Afforestation or reforestation can significantly attenuate the biophysical effect of forest clearing on surface temperature, especially over boreal and temperate zones, where gains in forest cover compensated for more than 60% of forest losses in the decade 2003–2012 (Fig. 4A). On the contrary, over the same period, forest gains offset less than 30% of the losses in the tropics, leading to a significant net deforestation (24, 26) (Fig. 4C). The strong local effect of the changes in forest cover on air surface temperature turns out to be rather minor when averaged over the year at the global scale (0.0062°C, Fig. 4), due to the attenuation effect of the boreal winter and of nighttime temperatures, to the compensatory effect of forest gains, and to the limited extent of forest losses. On average, in the analyzed decade, the global biophysical warming due to changes in forest cover is equal to about 18% (12 to 42%) of the biogeochemical warming due to CO2 emissions from land-use change (methods in SM text S1.3).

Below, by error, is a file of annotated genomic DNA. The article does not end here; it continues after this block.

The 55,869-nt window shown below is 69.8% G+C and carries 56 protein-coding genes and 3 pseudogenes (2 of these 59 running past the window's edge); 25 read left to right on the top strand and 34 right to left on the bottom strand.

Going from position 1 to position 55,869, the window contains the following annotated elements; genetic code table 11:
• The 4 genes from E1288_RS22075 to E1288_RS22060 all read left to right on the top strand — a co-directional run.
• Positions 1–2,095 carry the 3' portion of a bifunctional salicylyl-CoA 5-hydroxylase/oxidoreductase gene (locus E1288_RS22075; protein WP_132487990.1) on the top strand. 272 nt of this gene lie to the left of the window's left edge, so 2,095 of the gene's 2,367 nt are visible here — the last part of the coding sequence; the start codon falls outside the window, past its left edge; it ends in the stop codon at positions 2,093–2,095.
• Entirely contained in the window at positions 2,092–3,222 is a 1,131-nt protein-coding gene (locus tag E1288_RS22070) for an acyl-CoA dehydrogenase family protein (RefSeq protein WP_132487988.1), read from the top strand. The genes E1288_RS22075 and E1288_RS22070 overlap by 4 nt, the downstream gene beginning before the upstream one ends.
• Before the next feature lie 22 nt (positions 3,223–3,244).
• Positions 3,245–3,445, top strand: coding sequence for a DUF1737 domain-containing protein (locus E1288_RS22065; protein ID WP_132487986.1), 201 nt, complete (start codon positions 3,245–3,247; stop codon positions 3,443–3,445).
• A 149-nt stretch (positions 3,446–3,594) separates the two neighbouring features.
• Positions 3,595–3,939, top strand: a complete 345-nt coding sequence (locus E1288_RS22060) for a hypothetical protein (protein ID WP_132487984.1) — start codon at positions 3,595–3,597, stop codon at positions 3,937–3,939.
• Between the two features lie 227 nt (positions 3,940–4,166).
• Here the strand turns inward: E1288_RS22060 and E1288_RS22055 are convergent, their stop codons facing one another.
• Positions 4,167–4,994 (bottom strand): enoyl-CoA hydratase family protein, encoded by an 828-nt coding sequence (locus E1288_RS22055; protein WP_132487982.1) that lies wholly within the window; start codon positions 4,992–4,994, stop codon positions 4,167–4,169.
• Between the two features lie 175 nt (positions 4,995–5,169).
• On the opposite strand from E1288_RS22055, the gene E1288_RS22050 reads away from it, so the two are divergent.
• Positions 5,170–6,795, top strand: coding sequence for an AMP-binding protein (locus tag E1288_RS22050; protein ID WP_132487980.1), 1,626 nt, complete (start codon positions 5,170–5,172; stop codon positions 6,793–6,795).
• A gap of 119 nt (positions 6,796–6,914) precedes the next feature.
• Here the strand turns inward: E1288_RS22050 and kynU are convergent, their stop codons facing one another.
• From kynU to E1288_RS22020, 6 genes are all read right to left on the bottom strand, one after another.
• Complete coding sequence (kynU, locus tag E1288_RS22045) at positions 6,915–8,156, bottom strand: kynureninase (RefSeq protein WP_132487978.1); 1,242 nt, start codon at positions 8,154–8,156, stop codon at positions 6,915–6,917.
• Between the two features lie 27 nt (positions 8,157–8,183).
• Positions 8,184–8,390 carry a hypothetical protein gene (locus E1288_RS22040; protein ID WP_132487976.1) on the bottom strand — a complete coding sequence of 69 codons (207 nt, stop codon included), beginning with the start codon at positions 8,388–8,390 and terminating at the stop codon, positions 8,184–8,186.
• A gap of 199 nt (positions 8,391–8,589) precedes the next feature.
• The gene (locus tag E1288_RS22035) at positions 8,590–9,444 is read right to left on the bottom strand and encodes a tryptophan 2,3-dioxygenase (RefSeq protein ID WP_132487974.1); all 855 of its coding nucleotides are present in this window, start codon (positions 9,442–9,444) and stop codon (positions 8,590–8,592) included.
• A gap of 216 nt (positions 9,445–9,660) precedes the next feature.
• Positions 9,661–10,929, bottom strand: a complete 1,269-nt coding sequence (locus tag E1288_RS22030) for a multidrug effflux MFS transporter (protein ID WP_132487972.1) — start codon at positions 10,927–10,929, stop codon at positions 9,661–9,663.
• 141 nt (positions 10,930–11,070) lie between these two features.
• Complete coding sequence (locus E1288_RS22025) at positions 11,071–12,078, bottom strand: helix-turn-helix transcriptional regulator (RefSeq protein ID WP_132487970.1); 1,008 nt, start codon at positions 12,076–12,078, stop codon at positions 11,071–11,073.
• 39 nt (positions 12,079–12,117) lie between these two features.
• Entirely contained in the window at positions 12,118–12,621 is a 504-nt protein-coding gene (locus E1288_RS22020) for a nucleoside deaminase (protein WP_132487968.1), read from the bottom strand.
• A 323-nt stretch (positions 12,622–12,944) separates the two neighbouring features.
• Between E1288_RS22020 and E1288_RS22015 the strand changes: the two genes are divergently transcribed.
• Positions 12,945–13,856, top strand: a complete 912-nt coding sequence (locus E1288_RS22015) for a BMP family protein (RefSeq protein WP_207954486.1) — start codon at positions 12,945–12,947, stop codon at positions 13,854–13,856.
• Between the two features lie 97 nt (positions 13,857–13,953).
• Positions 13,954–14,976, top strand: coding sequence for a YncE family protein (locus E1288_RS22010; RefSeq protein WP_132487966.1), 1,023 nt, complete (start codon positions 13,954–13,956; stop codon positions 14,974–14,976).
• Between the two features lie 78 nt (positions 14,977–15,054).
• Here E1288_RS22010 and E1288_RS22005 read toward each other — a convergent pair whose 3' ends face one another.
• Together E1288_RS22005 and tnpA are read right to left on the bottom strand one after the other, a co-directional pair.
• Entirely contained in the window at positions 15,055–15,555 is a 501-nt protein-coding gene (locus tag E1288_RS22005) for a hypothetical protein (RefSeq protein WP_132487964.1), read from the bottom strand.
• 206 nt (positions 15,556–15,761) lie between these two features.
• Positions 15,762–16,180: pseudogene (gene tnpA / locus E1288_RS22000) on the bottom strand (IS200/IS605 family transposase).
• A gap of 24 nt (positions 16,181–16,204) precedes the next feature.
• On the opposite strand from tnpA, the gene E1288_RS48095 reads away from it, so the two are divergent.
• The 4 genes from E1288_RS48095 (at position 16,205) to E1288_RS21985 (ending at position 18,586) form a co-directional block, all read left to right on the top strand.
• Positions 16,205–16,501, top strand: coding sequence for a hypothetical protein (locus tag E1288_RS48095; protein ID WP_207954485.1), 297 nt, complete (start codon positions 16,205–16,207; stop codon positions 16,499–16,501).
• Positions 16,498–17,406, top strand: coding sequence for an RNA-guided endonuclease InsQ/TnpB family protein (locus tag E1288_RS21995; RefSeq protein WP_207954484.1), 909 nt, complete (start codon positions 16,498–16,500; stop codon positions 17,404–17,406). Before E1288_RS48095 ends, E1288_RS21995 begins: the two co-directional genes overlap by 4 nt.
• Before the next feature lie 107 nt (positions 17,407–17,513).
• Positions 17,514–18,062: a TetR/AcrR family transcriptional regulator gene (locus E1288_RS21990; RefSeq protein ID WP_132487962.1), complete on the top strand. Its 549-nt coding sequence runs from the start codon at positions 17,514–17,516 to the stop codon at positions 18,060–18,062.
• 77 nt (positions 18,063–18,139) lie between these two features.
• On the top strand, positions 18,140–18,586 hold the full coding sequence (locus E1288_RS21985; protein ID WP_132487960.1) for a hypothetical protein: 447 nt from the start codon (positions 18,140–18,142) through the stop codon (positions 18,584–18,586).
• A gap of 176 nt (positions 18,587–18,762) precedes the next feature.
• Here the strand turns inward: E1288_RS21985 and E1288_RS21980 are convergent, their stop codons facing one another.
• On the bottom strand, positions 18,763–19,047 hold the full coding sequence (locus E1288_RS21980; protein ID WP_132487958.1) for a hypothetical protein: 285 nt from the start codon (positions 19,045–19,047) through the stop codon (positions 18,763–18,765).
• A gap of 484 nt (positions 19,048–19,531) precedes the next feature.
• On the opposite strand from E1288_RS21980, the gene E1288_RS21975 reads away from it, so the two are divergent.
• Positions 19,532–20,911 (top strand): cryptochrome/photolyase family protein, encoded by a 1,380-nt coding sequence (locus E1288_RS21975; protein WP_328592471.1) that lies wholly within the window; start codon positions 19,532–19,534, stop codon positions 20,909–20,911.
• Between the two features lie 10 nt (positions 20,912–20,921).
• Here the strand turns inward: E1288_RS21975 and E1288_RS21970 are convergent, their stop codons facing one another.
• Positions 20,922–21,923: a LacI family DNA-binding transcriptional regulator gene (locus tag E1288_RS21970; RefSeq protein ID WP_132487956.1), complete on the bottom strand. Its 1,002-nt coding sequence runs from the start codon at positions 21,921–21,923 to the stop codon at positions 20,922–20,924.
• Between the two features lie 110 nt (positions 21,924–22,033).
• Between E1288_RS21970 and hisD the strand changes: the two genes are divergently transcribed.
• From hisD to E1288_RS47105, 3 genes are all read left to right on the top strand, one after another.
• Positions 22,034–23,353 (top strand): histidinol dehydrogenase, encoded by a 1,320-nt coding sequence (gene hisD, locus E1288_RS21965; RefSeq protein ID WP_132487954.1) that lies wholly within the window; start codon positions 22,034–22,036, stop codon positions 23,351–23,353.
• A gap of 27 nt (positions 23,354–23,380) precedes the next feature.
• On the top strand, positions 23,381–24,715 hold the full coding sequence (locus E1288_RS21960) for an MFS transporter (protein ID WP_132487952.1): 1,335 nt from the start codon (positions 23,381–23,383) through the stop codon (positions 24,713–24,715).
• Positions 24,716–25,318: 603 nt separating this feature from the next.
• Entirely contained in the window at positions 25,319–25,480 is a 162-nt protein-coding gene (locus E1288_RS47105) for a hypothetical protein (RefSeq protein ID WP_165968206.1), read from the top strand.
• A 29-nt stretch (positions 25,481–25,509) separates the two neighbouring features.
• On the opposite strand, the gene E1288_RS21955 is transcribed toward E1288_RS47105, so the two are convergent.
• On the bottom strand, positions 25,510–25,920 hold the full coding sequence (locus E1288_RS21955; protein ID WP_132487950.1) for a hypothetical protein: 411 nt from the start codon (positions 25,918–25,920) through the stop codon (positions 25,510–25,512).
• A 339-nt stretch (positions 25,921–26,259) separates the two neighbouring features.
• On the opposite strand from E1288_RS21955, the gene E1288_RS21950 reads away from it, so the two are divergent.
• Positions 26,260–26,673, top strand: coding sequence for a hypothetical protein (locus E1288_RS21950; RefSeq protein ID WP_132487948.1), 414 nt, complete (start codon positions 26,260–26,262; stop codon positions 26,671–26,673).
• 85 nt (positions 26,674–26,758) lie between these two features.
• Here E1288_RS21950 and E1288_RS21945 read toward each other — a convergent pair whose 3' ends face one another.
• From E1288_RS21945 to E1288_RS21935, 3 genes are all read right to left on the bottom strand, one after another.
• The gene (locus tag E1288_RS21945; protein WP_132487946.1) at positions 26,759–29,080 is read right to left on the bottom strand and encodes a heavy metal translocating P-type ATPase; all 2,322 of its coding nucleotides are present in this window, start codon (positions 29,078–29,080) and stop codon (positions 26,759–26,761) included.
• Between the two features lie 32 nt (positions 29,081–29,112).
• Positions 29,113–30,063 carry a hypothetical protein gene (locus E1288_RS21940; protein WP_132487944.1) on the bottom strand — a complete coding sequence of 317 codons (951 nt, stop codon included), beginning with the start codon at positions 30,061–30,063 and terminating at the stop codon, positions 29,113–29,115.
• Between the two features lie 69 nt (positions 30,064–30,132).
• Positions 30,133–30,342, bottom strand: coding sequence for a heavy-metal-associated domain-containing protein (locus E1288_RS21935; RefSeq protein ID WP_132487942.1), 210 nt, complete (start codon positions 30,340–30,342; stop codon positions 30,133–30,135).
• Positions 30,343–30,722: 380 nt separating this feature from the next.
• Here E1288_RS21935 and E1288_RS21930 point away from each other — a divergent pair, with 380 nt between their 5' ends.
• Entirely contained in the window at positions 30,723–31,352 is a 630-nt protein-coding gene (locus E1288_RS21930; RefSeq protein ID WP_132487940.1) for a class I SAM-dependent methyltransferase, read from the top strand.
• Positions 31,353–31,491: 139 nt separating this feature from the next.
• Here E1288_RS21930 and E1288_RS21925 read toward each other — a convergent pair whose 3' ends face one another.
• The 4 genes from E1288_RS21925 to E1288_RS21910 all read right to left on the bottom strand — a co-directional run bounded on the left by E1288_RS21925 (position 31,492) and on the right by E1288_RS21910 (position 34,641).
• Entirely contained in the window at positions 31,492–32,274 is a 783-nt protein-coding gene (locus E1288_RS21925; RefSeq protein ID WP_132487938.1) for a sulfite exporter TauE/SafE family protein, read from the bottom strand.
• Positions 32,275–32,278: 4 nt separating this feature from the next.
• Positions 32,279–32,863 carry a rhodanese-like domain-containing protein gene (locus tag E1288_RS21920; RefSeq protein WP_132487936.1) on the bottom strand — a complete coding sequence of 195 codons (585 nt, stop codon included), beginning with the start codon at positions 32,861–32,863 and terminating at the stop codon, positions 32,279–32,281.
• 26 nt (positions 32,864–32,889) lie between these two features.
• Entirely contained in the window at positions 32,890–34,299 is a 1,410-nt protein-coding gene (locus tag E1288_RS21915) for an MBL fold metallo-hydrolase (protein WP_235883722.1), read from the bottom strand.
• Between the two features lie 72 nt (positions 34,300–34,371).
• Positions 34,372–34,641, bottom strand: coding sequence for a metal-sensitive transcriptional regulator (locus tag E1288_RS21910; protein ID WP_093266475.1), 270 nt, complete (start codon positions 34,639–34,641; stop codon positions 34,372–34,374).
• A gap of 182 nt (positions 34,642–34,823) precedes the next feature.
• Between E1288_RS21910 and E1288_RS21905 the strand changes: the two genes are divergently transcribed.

Fig. 4 Net impact of deforestation and afforestation on monthly air surface temperatures.

Changes in monthly mean, maximum, and minimum air surface temperature due to forest cover change over the (A) boreal, (B) temperate, and (C) tropical climate zones (the arid zone has experienced minor changes in forest cover) are shown. Yellow and green squares represent the global temperature signal of forest cover losses and gains, and light red and blue bars indicate the warming and cooling due to the net change in forest cover (the equivalent image for land surface temperature is shown in fig. S8).